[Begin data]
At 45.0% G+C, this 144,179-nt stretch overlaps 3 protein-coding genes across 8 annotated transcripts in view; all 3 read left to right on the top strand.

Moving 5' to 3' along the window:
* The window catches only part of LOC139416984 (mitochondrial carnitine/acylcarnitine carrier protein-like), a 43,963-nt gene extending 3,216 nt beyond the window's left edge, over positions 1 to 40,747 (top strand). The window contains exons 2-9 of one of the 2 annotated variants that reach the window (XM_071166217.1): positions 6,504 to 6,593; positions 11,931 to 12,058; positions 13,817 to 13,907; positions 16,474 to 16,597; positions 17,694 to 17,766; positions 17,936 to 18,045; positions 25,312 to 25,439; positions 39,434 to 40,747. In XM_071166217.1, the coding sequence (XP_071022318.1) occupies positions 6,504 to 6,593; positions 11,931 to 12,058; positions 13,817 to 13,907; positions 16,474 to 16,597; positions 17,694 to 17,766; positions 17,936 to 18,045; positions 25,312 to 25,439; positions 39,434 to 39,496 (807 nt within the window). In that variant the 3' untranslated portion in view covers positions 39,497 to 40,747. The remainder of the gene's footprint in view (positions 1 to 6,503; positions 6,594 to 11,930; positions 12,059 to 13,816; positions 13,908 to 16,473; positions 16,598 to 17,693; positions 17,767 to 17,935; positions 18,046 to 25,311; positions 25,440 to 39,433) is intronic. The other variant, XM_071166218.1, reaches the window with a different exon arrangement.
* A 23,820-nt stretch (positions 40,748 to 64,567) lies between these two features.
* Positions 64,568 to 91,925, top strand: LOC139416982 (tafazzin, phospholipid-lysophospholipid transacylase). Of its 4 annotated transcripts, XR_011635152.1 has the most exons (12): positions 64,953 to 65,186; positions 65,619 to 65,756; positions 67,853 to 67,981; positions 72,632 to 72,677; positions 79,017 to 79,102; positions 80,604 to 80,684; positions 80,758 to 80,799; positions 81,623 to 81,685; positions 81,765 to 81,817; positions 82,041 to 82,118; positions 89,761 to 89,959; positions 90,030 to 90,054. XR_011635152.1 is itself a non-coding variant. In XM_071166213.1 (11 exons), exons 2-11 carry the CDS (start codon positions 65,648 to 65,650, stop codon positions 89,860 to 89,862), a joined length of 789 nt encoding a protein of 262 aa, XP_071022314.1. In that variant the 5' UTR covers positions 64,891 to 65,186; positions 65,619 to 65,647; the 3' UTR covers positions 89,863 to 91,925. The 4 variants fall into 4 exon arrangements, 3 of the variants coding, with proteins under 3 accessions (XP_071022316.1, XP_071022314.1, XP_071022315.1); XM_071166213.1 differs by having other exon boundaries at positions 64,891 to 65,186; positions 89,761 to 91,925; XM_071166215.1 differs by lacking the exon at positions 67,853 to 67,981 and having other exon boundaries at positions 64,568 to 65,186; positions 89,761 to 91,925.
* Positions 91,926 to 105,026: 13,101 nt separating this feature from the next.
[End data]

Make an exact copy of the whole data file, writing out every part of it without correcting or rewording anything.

At 45.0% G+C, this 144,179-nt stretch overlaps 3 protein-coding genes across 8 annotated transcripts in view; all 3 read left to right on the top strand.

Moving 5' to 3' along the window:
* The window catches only part of LOC139416984 (mitochondrial carnitine/acylcarnitine carrier protein-like), a 43,963-nt gene extending 3,216 nt beyond the window's left edge, over positions 1 to 40,747 (top strand). The window contains exons 2-9 of one of the 2 annotated variants that reach the window (XM_071166217.1): positions 6,504 to 6,593; positions 11,931 to 12,058; positions 13,817 to 13,907; positions 16,474 to 16,597; positions 17,694 to 17,766; positions 17,936 to 18,045; positions 25,312 to 25,439; positions 39,434 to 40,747. In XM_071166217.1, the coding sequence (XP_071022318.1) occupies positions 6,504 to 6,593; positions 11,931 to 12,058; positions 13,817 to 13,907; positions 16,474 to 16,597; positions 17,694 to 17,766; positions 17,936 to 18,045; positions 25,312 to 25,439; positions 39,434 to 39,496 (807 nt within the window). In that variant the 3' untranslated portion in view covers positions 39,497 to 40,747. The remainder of the gene's footprint in view (positions 1 to 6,503; positions 6,594 to 11,930; positions 12,059 to 13,816; positions 13,908 to 16,473; positions 16,598 to 17,693; positions 17,767 to 17,935; positions 18,046 to 25,311; positions 25,440 to 39,433) is intronic. The other variant, XM_071166218.1, reaches the window with a different exon arrangement.
* A 23,820-nt stretch (positions 40,748 to 64,567) lies between these two features.
* Positions 64,568 to 91,925, top strand: LOC139416982 (tafazzin, phospholipid-lysophospholipid transacylase). Of its 4 annotated transcripts, XR_011635152.1 has the most exons (12): positions 64,953 to 65,186; positions 65,619 to 65,756; positions 67,853 to 67,981; positions 72,632 to 72,677; positions 79,017 to 79,102; positions 80,604 to 80,684; positions 80,758 to 80,799; positions 81,623 to 81,685; positions 81,765 to 81,817; positions 82,041 to 82,118; positions 89,761 to 89,959; positions 90,030 to 90,054. XR_011635152.1 is itself a non-coding variant. In XM_071166213.1 (11 exons), exons 2-11 carry the CDS (start codon positions 65,648 to 65,650, stop codon positions 89,860 to 89,862), a joined length of 789 nt encoding a protein of 262 aa, XP_071022314.1. In that variant the 5' UTR covers positions 64,891 to 65,186; positions 65,619 to 65,647; the 3' UTR covers positions 89,863 to 91,925. The 4 variants fall into 4 exon arrangements, 3 of the variants coding, with proteins under 3 accessions (XP_071022316.1, XP_071022314.1, XP_071022315.1); XM_071166213.1 differs by having other exon boundaries at positions 64,891 to 65,186; positions 89,761 to 91,925; XM_071166215.1 differs by lacking the exon at positions 67,853 to 67,981 and having other exon boundaries at positions 64,568 to 65,186; positions 89,761 to 91,925.
* Positions 91,926 to 105,026: 13,101 nt separating this feature from the next.